You should also ask your venue if they provide food and beverage service (which can streamline your planning) or if you need to hire catering. Often, it is more cost-effective to choose a venue with a restaurant or onsite catering service, allowing guests to enjoy breakfast, lunch, and dinner on location.

However, for a single day event, offsite catering can add an extra special touch to the occasion. Make sure that you account for dietary restrictions and allergies among guests.

The transport you schedule depends on the location of the meeting. If you are planning a multi-day retreat out-of-state, chartering a bus or flight can be a simple way to ensure everyone arrives on time. Organize a shuttle or ride-share convoy departing from a central location for offsite meetings close to the office.

Create and Send a Clearly Structured Agenda in Advance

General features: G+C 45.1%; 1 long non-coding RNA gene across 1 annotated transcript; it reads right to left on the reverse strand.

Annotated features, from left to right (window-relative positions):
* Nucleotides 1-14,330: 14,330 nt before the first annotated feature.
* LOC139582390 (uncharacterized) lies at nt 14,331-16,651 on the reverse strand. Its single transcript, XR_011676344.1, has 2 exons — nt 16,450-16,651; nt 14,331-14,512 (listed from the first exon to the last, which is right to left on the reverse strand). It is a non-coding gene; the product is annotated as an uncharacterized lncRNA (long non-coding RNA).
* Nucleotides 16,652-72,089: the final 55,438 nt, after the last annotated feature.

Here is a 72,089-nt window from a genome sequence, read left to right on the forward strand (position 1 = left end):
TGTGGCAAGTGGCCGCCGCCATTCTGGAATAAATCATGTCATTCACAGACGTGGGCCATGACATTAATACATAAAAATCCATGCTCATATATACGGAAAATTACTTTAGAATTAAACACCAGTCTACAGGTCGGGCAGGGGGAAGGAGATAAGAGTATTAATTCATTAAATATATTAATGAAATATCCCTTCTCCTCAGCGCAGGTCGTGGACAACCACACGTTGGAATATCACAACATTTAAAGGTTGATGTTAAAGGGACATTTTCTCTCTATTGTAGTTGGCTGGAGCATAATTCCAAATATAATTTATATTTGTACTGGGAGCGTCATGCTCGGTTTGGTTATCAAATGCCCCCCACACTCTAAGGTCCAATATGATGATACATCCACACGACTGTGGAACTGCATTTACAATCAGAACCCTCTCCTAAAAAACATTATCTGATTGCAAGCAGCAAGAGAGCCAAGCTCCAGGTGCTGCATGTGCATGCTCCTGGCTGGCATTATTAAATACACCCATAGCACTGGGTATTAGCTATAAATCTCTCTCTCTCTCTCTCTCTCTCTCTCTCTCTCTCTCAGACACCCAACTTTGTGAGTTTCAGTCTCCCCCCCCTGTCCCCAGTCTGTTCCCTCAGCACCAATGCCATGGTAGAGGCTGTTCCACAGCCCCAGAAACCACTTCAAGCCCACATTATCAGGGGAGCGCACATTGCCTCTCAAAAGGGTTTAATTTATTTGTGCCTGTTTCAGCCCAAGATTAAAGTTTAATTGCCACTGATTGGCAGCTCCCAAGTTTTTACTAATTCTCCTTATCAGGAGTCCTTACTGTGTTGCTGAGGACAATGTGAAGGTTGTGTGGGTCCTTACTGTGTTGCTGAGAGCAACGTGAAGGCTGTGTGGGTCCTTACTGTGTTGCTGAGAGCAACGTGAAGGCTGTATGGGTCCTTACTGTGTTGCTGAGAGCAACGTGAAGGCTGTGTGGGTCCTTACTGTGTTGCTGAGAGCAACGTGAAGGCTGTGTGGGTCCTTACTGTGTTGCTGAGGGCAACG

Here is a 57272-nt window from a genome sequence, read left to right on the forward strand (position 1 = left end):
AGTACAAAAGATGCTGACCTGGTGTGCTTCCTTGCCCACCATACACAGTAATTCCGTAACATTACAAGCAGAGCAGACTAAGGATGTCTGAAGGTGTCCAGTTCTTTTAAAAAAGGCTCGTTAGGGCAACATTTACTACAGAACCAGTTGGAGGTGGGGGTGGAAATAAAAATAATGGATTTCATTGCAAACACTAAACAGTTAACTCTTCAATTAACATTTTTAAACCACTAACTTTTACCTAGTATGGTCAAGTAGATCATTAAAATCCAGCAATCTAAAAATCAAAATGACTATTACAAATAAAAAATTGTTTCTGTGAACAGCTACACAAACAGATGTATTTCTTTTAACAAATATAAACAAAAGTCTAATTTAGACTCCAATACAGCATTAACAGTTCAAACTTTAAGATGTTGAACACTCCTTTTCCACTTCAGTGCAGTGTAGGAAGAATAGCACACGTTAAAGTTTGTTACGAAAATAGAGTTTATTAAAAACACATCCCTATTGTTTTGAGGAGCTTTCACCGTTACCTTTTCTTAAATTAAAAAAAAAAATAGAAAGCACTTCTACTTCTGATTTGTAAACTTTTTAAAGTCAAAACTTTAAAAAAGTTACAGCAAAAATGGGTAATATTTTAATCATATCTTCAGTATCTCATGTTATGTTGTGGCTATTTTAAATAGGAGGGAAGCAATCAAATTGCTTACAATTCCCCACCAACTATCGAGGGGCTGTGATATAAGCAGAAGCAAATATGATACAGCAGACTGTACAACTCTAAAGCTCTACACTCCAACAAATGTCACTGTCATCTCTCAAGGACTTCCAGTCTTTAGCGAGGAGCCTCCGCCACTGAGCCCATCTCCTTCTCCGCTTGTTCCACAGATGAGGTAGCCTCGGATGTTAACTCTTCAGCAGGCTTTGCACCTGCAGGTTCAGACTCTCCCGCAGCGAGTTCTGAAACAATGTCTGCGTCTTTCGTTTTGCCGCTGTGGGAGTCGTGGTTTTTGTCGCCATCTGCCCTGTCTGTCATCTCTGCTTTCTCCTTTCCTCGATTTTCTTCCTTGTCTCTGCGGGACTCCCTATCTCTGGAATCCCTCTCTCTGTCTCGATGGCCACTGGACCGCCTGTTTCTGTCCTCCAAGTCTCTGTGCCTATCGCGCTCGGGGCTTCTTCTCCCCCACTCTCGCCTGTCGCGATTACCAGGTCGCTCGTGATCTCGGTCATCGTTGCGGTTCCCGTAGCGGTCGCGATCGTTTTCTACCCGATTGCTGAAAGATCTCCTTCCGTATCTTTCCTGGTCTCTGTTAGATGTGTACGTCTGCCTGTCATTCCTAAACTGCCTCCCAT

A meeting agenda is a list of talking points, topics, action items, and activities you want to discuss during the meeting.

It is crucial to plan and send a meeting agenda at least a week before the meeting date. This ensures that participants can send back suggestions or contributions that they would like to make to the meeting.

Break down the agenda into time slots, focusing on areas that promote productivity like brainstorming and problem-solving and leaving recreational activities for later in the day.

Allocate around 45 minutes to 2 hours for each slot, depending on its importance. This ensures that topics can be discussed in depth. Make sure you have a specific objective for each topic: a leadership presentation, SWOT analysis, or strategy discussions.

You should also include the names of the group members who will facilitate each part of the agenda. This ensures that everyone is aware of their responsibilities and can plan their presentations or activities accordingly.

Provide Pre-Work Assignments

After sharing the agenda, it is essential to assign pre-work or reading assignments so that everyone is prepared to engage in the meeting activities on the day rather than wasting time getting everyone up to speed.

For example, if your offsite meeting is meant to find solutions to a problem with a project, provide all offsite participants with a brief of the project issues and have everyone brainstorm five potential solutions with an action plan for each.